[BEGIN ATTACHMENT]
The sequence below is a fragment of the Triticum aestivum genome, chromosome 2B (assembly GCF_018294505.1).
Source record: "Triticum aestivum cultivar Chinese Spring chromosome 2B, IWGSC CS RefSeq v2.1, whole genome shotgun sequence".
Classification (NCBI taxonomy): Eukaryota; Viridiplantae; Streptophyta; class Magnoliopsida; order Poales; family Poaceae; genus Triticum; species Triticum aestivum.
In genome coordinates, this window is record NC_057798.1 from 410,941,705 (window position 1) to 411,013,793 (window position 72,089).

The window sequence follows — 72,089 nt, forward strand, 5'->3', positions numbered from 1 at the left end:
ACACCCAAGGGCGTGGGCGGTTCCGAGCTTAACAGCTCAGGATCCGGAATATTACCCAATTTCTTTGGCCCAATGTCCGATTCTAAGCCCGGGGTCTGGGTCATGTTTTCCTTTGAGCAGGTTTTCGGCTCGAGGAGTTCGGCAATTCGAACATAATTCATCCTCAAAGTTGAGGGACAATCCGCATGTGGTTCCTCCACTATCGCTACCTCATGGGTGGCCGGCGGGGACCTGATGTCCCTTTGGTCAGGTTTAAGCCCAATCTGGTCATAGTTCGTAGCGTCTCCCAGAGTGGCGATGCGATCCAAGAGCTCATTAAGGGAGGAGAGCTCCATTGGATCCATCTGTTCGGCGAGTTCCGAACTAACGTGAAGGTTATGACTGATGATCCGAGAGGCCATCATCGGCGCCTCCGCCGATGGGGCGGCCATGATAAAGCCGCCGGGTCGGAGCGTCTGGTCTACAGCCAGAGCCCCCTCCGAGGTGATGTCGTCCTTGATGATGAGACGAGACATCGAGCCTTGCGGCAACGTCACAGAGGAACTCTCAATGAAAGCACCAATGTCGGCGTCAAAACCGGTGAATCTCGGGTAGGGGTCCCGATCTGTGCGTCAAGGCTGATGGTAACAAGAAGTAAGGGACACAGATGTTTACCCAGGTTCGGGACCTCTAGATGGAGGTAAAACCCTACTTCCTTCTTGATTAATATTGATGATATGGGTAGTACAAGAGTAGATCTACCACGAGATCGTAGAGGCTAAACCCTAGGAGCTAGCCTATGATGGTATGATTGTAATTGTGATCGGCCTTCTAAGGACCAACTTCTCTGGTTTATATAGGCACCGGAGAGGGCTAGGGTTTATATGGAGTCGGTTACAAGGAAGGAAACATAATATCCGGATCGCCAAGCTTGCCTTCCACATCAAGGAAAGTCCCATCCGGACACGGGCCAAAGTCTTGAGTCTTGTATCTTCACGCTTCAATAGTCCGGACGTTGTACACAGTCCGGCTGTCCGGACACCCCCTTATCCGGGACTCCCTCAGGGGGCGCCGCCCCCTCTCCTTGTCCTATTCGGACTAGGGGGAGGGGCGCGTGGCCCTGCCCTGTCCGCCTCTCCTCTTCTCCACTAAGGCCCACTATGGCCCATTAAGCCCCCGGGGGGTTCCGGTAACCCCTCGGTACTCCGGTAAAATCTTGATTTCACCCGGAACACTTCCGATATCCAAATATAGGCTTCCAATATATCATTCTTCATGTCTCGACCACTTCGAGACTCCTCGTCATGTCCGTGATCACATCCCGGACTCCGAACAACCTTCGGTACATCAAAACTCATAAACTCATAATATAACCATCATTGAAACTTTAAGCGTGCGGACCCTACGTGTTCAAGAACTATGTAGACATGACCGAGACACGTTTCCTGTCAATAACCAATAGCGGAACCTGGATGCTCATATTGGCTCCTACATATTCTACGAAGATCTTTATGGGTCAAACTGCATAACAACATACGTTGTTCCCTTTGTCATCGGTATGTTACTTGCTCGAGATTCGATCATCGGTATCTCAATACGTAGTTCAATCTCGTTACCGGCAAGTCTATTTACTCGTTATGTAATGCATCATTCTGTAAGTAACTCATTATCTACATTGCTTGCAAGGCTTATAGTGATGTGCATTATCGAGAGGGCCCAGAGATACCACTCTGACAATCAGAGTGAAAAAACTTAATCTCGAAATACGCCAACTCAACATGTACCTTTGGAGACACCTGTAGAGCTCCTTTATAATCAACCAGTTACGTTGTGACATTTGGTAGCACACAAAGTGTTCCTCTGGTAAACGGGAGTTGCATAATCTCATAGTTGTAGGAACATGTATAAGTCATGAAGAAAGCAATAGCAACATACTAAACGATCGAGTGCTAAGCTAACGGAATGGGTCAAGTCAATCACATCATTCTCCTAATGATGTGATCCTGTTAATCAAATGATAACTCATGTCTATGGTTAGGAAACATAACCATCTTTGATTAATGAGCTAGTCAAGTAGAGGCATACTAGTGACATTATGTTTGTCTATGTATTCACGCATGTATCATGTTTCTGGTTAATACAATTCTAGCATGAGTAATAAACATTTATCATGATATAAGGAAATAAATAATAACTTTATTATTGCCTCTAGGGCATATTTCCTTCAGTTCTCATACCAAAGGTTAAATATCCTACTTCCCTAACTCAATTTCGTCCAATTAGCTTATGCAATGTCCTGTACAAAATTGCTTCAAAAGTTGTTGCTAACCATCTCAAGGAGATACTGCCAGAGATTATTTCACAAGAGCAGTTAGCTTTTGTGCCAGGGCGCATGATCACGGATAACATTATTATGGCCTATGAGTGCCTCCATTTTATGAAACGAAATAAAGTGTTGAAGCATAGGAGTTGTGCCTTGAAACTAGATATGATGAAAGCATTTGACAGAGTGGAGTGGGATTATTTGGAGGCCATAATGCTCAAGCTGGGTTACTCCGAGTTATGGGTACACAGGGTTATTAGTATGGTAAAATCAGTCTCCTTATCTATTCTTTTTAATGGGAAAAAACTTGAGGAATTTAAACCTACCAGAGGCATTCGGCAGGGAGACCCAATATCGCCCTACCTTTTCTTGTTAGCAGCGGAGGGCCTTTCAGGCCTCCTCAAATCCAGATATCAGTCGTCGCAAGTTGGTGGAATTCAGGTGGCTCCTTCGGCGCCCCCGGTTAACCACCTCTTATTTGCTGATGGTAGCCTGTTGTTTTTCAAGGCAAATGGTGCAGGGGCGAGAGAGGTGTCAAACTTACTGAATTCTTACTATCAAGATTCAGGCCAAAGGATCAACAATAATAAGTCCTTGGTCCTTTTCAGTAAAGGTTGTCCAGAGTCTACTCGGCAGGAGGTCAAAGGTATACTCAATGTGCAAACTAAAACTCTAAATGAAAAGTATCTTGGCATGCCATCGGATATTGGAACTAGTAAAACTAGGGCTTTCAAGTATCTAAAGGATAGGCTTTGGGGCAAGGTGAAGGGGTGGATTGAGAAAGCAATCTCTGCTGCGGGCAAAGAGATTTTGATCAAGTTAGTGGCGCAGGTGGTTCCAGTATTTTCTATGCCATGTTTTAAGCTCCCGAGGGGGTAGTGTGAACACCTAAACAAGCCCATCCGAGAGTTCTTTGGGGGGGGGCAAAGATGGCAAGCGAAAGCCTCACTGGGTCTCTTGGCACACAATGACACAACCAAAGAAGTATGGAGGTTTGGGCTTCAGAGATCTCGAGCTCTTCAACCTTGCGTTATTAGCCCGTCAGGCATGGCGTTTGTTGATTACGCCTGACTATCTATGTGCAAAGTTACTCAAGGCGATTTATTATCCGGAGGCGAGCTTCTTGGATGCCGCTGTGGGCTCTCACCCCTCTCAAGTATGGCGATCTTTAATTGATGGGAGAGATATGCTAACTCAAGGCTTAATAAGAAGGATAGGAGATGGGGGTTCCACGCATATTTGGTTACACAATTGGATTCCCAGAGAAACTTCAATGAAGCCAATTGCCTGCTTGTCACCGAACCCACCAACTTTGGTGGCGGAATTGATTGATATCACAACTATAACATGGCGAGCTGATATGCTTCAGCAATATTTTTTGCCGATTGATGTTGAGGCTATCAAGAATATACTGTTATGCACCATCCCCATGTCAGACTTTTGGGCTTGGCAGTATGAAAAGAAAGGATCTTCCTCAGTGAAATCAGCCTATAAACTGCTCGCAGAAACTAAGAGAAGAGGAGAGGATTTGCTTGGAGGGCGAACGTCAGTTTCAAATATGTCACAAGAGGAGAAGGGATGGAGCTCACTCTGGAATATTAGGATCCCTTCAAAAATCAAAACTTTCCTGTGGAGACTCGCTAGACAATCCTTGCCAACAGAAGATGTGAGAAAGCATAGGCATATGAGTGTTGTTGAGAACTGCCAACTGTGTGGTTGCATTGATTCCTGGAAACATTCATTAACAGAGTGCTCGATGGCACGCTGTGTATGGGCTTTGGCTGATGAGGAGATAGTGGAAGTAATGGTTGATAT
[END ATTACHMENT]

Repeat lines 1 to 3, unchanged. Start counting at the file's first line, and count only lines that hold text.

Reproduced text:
The sequence below is a fragment of the Triticum aestivum genome, chromosome 2B (assembly GCF_018294505.1).
Source record: "Triticum aestivum cultivar Chinese Spring chromosome 2B, IWGSC CS RefSeq v2.1, whole genome shotgun sequence".
Classification (NCBI taxonomy): Eukaryota; Viridiplantae; Streptophyta; class Magnoliopsida; order Poales; family Poaceae; genus Triticum; species Triticum aestivum.